Yelena Eckemoff: Colors (L&H)

A review of the pianist's duo album with Manu Katché

Colors by Yelena Eckemoff
The cover of Colors by Yelena Eckemoff

Yelena Eckemoff is no synesthete, yet she’s long conjured the sound of colors through the piano’s keys. In this duo encounter with style-spanning drumming Manu Katché, she explores the titular topic with the most marked of intentions.

Eckemoff traces the various stages of human life and growth in various tints and tones. The album opens with “White,” a radiant yet fragile take on tabula rasa. “Black,” not surprisingly, sits at the other end of the journey. It’s weightier, with greater wisdom and experience to be found in its poetry. But purely bleak it’s not. Clearly, death isn’t the definite end in this darkest of dimensions.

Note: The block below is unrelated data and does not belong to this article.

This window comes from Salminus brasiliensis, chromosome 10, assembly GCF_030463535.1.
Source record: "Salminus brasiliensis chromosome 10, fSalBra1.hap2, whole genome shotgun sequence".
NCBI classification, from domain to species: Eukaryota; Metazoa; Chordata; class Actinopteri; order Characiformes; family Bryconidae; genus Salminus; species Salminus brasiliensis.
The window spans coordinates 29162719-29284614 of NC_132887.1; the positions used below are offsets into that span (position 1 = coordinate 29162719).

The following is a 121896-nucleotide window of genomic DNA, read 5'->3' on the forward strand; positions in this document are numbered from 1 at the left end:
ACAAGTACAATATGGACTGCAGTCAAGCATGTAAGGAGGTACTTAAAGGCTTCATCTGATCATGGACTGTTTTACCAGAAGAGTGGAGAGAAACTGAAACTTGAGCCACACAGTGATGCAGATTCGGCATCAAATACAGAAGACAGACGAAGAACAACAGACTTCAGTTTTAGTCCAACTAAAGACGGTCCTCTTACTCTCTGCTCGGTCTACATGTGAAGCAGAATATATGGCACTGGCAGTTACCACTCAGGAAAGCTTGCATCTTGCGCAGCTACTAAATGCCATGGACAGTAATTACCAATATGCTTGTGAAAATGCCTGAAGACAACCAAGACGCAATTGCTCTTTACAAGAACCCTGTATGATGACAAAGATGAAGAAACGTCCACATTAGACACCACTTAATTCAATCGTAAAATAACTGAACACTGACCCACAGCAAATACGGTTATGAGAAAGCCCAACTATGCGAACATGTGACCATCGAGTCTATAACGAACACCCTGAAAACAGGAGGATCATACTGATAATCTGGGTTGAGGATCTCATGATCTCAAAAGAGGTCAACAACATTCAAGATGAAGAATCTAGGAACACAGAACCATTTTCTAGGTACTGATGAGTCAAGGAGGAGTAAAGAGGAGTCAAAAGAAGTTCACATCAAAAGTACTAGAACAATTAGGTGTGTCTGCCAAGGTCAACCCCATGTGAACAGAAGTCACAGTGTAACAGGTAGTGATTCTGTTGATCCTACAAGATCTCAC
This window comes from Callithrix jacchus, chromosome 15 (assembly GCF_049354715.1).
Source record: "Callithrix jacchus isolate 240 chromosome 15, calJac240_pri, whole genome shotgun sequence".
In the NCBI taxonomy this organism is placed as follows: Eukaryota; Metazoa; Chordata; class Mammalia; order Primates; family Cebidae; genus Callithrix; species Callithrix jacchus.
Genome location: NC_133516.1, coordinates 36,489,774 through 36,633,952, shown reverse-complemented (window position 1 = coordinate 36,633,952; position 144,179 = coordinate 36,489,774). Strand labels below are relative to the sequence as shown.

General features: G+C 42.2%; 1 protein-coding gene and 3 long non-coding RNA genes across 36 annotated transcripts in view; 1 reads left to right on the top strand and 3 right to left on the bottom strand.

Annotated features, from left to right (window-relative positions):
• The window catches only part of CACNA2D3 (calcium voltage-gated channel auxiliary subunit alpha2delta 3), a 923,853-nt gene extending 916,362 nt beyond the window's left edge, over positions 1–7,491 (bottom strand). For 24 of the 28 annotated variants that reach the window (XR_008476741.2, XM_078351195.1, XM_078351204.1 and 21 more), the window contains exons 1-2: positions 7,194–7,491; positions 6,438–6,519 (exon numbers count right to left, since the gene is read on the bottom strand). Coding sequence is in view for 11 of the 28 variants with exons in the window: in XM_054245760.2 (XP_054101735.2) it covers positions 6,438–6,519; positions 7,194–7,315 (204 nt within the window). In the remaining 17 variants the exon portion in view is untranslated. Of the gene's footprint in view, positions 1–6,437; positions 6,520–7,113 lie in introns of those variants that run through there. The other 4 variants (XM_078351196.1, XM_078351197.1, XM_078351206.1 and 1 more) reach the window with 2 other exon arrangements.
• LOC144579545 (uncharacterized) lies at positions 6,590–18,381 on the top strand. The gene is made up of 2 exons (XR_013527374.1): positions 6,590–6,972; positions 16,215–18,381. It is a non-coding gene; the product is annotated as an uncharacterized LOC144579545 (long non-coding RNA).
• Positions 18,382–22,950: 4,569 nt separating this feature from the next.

Exploring another 12 shades of being between those poles, Eckemoff and Katché prove both sympathetic and suggestive in their union. Whether channeling childhood through the rocking “Orange,” playing on young love’s mystery and beauty in the blooming “Violet,” or daydreaming and worrying about new life’s arrival on “Blue,” this duo manages to create a fine mixture of calculation and impulse. Eckemoff’s emotional arcs prove unpredictable in the most positive of ways and, with Katché’s cymbals and skin tones accompanying her, even the most simple and serene notions play as something more significant.

Despite having already showcased her classically informed, ECM-influenced aesthetic on more than a dozen albums in the past decade, seeing to everything from accompanying artwork and poetry to composing and contracting, Eckemoff shows no signs of slowing down. The music continues to flow, and her well clearly runs deep.

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